The branch has an active and on-going commitment to public education and geo-conservation. In the past the branch prepared and published a series of one page fold-out pamphlets on sites of geological interest in the Western Cape. These were published though the sponsorship of SANLAM thanks to efforts of especially Mr Coenie de Beer (Council for Geoscience) and Mr David Le Roux (SANLAM). They are still available through the Council for Geoscience as a series of colour brochures in both English and Afrikaans, as well as in isiXhosa (Table Mountain). The Geo-heritage sub-committee of the branch also installed galvanised explanatory boards, normally on plinths, at the geosites locations - the example below is the one at Paarl rock. There is a similar one at Sea Point illustrating the geologically important Sea Point contact.
The present GeoHeritage Subcommittee consists of:
The Sub-committee is currently digitizing and revising the original pamphlets for free download on this website as well as wikipedia (http://en.wikipedia.org/wiki/Main_Page). The idea is to make them freely available to anyone who is interested in learning more about the rocks beneath their feet. As such the pamphlets are free for download by tourists, geologists, non-geologists, school children and the general public. The preparation of pamphlets for new sites, including possible new Geoparks, is an ongoing process.
The following is a list of GeoSites proposed by the Sub-Committee. This is a work in progress and not all of these GeoSites have reached the plaque-on-plinth or brochure level yet.
Table Mountain: Brochures in English, Afrikaans and isiXhosa. Plaques on the walls of the Lower Cable Station and the Upper Cable Station, are currently about to be moved by the Table Mountain Aerial Cableway Company to better locations, where the tourists are moving slowly in queues with time to study them. Currently available for download: Table Mountain.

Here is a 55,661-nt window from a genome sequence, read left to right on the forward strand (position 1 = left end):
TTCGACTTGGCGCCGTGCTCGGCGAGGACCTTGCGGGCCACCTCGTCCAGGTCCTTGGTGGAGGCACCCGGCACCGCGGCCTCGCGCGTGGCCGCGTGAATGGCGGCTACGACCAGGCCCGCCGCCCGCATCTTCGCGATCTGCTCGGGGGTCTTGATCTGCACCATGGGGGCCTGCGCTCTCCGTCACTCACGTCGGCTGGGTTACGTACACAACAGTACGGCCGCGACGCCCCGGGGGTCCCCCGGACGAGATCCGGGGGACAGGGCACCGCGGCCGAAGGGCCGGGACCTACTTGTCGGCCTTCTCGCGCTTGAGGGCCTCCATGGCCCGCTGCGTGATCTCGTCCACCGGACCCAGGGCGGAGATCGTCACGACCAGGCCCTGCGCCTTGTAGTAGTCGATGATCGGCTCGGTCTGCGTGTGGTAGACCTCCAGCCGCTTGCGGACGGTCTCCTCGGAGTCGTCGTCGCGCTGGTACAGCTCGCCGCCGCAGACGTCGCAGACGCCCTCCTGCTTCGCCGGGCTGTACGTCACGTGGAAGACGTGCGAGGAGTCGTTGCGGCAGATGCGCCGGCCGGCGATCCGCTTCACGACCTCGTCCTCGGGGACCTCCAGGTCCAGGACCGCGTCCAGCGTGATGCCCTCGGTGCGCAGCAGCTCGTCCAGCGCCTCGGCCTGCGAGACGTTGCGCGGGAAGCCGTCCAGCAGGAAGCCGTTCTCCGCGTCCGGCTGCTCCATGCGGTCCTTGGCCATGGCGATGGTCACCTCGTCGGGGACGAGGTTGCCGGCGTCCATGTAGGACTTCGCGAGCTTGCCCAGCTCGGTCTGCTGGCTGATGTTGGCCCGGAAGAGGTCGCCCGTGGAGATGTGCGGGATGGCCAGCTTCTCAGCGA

Sea Point Contact: Brochures in English and Afrikaans. Our plaque and its granite plinth has survived, but we had a major input in arranging for the City Council, led by Alderman J.P. Smith, to not only replace the bronze National Monument Commission plaques that were stolen in 2005, but to use an aluminium-like plastic material to frustrate the vandals. In addition, the City Council plaques have added an isiXhosa translation, provided by a UCT postgraduate, as well as a drawing of H.M.S. Beagle to commemorate the visit to the contact, in 1836, of Charles Darwin. The new City Council plaques were unveiled on the 200th Anniversary of the birth of Charles Darwin on 12th February, 2009. Professor Dave Reid gave a rousing address at the unveiling, which was attended by Subcommittee members.
Chapman’s Peak Drive: Brochures in English and Afrikaans. The original plaque was removed for safekeeping by the contractors during the major, years-long, rehabilitation of the Table Mountain Group sandstones above Chapman’s Peak Drive, but the Graafwater Formation outcrop described in the plaque was beside a layby which has now been itself closed off. Plans are now afoot to have a new sign erected at the upper viewing site opposite The Sentinel. Currently available for download: Chapman's Peak.